Montezillo Alias the little Hill November 23d 1819
My dear Sir
I congratulate you myself on your recovery from the three Illnesses that have distressed you, the means that have been used to preserve you, may, and I hope will have laid a foundation for good Health, and many more years of an already long Life.— My Health is astonishing to myself, I can say, like Deborah Queen, Ann Dutchess of Marlbourgh—who in one of her letters, after innumerating a Multitude of her griefs, and misfortunes, says, I believe nothing but Distemper will kill me—though I have not had three remarkable Illnesses, I have afflicted with three times three misfortunes—grievous enough—to have shaken the philosophy of the most hardend stoic—I ought however, to remember the saying of a Bishop with whom I dine’d once at Versailles who asked me many questions concerning Dr Frankline,— his Health, his spirits, and his mind—I answered his Health is very robust, his spirits very cheerful—and his Intellect as bright as ever. Monseignieur reply’d “mais a vonage il ne faut que tres peu de chose pur abbutre un colasse”—
What a murrain there has been among the governours within a few months—Langdon, Strong Snyder Johnson Lee Ruban—I hope there will not be such another among the ex and in Presidents—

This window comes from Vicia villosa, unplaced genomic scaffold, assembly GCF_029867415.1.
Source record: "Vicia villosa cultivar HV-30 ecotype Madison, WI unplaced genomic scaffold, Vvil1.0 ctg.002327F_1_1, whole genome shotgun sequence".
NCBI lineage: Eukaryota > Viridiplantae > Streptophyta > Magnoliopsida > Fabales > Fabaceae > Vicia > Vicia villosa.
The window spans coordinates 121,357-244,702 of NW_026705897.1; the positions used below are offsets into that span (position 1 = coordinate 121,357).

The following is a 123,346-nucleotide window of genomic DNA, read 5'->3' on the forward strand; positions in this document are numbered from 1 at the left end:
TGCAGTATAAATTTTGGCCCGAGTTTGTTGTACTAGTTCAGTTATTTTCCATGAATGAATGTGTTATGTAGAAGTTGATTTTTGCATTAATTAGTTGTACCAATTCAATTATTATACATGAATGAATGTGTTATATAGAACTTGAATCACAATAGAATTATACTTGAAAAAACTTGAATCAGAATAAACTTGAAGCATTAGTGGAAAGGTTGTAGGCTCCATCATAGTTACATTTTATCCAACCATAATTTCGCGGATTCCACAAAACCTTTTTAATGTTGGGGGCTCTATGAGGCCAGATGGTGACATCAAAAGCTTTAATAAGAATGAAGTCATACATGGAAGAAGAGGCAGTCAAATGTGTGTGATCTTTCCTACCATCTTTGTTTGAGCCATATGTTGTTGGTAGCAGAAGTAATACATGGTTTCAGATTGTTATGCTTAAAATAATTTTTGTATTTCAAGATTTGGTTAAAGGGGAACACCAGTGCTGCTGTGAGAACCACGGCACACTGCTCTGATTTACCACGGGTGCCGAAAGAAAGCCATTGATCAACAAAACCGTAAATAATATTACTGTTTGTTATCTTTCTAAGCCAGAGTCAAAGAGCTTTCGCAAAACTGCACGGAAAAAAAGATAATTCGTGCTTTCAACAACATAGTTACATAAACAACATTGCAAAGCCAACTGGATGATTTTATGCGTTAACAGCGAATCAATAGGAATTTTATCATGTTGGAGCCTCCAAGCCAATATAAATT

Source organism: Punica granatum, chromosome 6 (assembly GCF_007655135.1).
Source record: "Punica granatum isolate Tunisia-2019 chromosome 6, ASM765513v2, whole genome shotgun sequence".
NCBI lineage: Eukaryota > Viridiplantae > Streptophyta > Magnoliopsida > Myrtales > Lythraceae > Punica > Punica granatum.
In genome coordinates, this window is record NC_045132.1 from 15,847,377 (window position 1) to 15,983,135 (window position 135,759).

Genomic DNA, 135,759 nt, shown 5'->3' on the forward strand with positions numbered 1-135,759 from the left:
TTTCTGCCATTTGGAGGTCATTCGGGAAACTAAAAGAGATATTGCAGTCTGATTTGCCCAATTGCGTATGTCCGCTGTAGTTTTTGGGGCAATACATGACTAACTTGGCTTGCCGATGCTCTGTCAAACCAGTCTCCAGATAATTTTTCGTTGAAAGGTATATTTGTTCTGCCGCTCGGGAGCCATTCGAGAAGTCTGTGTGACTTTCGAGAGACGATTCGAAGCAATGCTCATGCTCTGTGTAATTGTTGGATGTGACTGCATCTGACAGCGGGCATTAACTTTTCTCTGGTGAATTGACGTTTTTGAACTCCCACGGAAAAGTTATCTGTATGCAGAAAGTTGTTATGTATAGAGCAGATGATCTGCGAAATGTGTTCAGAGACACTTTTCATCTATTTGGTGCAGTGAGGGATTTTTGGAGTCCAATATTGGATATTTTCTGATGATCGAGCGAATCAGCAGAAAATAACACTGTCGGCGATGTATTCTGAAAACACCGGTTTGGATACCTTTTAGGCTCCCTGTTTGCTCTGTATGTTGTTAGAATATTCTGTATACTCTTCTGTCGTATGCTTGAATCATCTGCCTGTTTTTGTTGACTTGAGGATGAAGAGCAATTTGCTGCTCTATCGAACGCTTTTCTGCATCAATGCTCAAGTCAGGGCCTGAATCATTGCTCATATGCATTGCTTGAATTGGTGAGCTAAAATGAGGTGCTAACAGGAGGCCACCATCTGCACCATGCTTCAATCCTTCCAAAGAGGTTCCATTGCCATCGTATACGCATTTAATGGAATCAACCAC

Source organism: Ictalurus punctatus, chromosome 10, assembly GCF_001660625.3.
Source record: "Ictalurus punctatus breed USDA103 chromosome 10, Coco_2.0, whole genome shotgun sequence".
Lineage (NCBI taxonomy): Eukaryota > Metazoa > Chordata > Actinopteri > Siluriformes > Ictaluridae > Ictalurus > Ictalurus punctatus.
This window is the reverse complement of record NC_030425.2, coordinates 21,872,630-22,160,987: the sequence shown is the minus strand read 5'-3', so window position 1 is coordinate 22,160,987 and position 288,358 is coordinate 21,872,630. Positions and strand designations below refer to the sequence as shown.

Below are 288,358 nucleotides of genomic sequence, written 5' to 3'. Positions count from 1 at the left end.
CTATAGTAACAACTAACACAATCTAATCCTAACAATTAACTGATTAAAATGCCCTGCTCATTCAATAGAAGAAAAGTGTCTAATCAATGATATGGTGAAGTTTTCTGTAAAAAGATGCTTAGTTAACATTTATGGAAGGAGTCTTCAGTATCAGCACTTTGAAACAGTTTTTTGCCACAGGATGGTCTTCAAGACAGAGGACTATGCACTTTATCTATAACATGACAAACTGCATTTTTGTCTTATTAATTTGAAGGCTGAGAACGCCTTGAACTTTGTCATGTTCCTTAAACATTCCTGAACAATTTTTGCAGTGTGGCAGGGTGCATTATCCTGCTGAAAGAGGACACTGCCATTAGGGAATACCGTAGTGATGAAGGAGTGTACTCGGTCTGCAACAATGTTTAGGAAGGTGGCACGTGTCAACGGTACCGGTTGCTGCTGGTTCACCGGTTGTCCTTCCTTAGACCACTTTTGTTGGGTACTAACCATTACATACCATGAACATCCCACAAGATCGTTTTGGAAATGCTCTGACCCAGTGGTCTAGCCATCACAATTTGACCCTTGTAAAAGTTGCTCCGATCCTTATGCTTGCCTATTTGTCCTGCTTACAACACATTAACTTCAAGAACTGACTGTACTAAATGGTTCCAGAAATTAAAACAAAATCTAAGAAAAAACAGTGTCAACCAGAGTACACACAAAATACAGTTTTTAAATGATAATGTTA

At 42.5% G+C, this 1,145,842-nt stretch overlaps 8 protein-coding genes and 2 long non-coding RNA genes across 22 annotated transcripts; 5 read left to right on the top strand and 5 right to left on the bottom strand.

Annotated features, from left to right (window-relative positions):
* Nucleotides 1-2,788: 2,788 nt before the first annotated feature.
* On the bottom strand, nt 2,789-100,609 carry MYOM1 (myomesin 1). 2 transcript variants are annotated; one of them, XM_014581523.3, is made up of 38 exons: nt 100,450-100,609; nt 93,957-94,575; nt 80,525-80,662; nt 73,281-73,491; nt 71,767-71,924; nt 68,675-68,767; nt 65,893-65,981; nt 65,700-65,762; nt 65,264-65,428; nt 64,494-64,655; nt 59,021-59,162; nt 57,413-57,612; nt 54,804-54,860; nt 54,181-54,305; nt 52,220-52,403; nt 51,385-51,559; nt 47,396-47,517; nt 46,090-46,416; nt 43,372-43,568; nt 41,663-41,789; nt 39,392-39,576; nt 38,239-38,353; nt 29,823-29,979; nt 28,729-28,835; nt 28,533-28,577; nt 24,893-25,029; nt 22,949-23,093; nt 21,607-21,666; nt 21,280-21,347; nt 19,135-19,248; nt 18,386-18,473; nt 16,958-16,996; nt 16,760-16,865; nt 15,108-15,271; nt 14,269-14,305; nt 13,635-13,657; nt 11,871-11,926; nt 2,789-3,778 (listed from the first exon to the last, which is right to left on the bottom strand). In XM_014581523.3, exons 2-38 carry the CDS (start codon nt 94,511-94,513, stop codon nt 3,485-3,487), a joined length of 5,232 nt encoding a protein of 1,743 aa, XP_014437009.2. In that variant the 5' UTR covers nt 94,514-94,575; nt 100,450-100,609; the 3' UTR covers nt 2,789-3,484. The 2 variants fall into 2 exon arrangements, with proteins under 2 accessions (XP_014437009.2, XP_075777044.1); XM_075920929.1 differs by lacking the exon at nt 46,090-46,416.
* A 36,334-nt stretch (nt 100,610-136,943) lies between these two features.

Congress are about to assemble and the clouds look black and thick—assembling from all points threatening thunder and Lightning—The Spanish Treaty the Missouri Slavery—the of manufactures by protecting duties or absolute prohibitions—the project of a Bankrupt Act, the plague of Banks—perhaps even the Monument for Washington—and above all the bustle of caucuses— for the approaching Election—for President and Vice President—will probably produce an effervescence—though there is no doubt that the present President, and Vice President, will be re-elected by great Majority’s—as they ought to be—unless Tompkins should be chosen Governor of New–york.—
DLC: Papers of Thomas Jefferson.